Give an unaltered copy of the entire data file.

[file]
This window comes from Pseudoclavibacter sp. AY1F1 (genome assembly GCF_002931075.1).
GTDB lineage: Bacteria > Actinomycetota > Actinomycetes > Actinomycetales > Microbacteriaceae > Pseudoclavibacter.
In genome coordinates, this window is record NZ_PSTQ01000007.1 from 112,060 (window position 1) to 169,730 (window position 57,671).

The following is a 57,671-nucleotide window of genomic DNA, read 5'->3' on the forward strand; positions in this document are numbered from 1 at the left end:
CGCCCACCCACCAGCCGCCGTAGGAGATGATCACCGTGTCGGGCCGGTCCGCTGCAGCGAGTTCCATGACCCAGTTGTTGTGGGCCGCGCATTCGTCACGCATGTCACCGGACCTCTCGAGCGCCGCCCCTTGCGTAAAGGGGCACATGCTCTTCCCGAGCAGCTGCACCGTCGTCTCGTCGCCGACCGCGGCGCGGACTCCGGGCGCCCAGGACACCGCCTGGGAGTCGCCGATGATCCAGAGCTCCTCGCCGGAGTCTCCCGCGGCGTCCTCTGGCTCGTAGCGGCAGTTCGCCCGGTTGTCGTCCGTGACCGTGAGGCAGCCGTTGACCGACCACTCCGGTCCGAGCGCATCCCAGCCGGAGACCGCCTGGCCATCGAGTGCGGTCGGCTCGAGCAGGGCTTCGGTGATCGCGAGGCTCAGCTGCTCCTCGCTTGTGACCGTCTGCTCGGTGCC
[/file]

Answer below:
This window comes from Pseudoclavibacter sp. AY1F1 (genome assembly GCF_002931075.1).
GTDB lineage: Bacteria > Actinomycetota > Actinomycetes > Actinomycetales > Microbacteriaceae > Pseudoclavibacter.
In genome coordinates, this window is record NZ_PSTQ01000007.1 from 112,060 (window position 1) to 169,730 (window position 57,671).

The following is a 57,671-nucleotide window of genomic DNA, read 5'->3' on the forward strand; positions in this document are numbered from 1 at the left end:
CGCCCACCCACCAGCCGCCGTAGGAGATGATCACCGTGTCGGGCCGGTCCGCTGCAGCGAGTTCCATGACCCAGTTGTTGTGGGCCGCGCATTCGTCACGCATGTCACCGGACCTCTCGAGCGCCGCCCCTTGCGTAAAGGGGCACATGCTCTTCCCGAGCAGCTGCACCGTCGTCTCGTCGCCGACCGCGGCGCGGACTCCGGGCGCCCAGGACACCGCCTGGGAGTCGCCGATGATCCAGAGCTCCTCGCCGGAGTCTCCCGCGGCGTCCTCTGGCTCGTAGCGGCAGTTCGCCCGGTTGTCGTCCGTGACCGTGAGGCAGCCGTTGACCGACCACTCCGGTCCGAGCGCATCCCAGCCGGAGACCGCCTGGCCATCGAGTGCGGTCGGCTCGAGCAGGGCTTCGGTGATCGCGAGGCTCAGCTGCTCCTCGCTTGTGACCGTCTGCTCGGTGCC